It was the ensuing action by the commissioners that made these ears sit up and take notice. The commissioners reduced Mrs. Zalewski’s salary by 15 percent and took Mr. Wood off an hourly pay rate and made his position salaried, a move that no longer made him eligible for overtime pay. The bottom line will result in less money per annum for both department heads.

Will the courthouse be closed?

"Absolutely not," said Chief Clerk Suzanne Brainard when asked about a rumor that the courthouse will close for two hours on December 10 for the annual employees’ Christmas Party.

Mrs. Brainard said most offices will remain open and allow their employees to go by shifts to the Montrose Fire Hall where the party will be held from 11:30 a.m. to 1:30 p.m. But she also pointed out that she has no jurisdiction over departments run by elected officials but if these department heads want to shut down for a couple of hours, they must advertise in the newspaper and post a notice on the courthouse access doors.

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From the Desk of the D.A.

Last week, the article discussed "dangerous dogs" and the potential criminal liability that might arise from an assault by a dog. This question may have raised several questions as to the actions a private citizen may take for protection. First, it is important to report potential problem dogs to the dog warden or law enforcement. Hopefully, the owner can be persuaded to take appropriate steps to avoid any further problems. If the owner fails to take corrective steps, and you witness a dog wounding or killing another domestic animal or a human being, the Dog Law provides that you may lawfully kill the attacking canine without liability. 3 P.S. ß 459-501(a).

While the dog law provides this potential remedy, such lethal action should only be taken in the most extreme situations, where serious bodily injury or death could result from the dog attack. Furthermore, the use of such lethal force potentially could involve risk to other animals or persons. Other means of restraint should be exhausted before any use of lethal force is ever considered or used.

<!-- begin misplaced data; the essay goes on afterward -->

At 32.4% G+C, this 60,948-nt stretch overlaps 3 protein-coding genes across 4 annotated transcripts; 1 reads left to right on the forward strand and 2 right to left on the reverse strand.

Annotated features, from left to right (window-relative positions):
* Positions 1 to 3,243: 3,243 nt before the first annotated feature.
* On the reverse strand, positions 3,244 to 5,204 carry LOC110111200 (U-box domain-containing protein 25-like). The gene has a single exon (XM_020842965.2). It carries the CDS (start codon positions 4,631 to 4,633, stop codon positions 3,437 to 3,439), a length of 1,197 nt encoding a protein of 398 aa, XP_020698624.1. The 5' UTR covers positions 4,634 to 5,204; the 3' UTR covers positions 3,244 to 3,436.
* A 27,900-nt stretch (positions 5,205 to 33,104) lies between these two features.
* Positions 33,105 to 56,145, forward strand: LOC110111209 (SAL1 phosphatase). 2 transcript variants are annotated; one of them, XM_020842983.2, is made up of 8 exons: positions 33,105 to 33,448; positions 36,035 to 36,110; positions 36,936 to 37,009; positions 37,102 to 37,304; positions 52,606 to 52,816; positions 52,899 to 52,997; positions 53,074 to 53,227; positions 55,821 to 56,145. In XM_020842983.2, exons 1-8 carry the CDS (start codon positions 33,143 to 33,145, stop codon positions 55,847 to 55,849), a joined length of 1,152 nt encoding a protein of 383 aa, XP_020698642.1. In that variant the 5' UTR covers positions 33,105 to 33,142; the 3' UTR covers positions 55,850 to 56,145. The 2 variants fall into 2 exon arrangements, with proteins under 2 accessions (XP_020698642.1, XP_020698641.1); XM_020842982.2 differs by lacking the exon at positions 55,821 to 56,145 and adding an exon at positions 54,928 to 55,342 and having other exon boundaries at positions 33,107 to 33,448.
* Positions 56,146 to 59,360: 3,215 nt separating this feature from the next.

In the event that the lethal force was not justified, the person may be prosecuted under the Crimes Code. Under the Animal Cruelty Statute, it is unlawful for any person to kill, maim, mutilate, torture or disfigure a dog or cat. This particular offense is a misdemeanor of the second degree, punishable by up to two years incarceration and/or a fine up to $5,000. In fact, the court must impose a minimum fine of $1,000 for a violation of this subsection. Thus, the Dog Law provides a potential defense, but if the killing was not justified, the Crimes Code provides a serious penalty for the unlawful shooting of another’s dog or cat. In fact, the Animal Cruelty Statute makes it unlawful to willfully and maliciously kill, maim or disfigure any domestic animal or fowl.

In this regard, over the past five years, we have had a few cases where a neighbor has killed another neighbor’s dog because the dog was trespassing. Each of these defendants had complained to their neighbor about the dog running loose to no avail. After becoming frustrated with their neighbor’s inaction, as well as the trespassing canine, each defendant decided to shoot and kill the dog. Each of these actions resulted in criminal prosecutions under the Animal Cruelty Statute.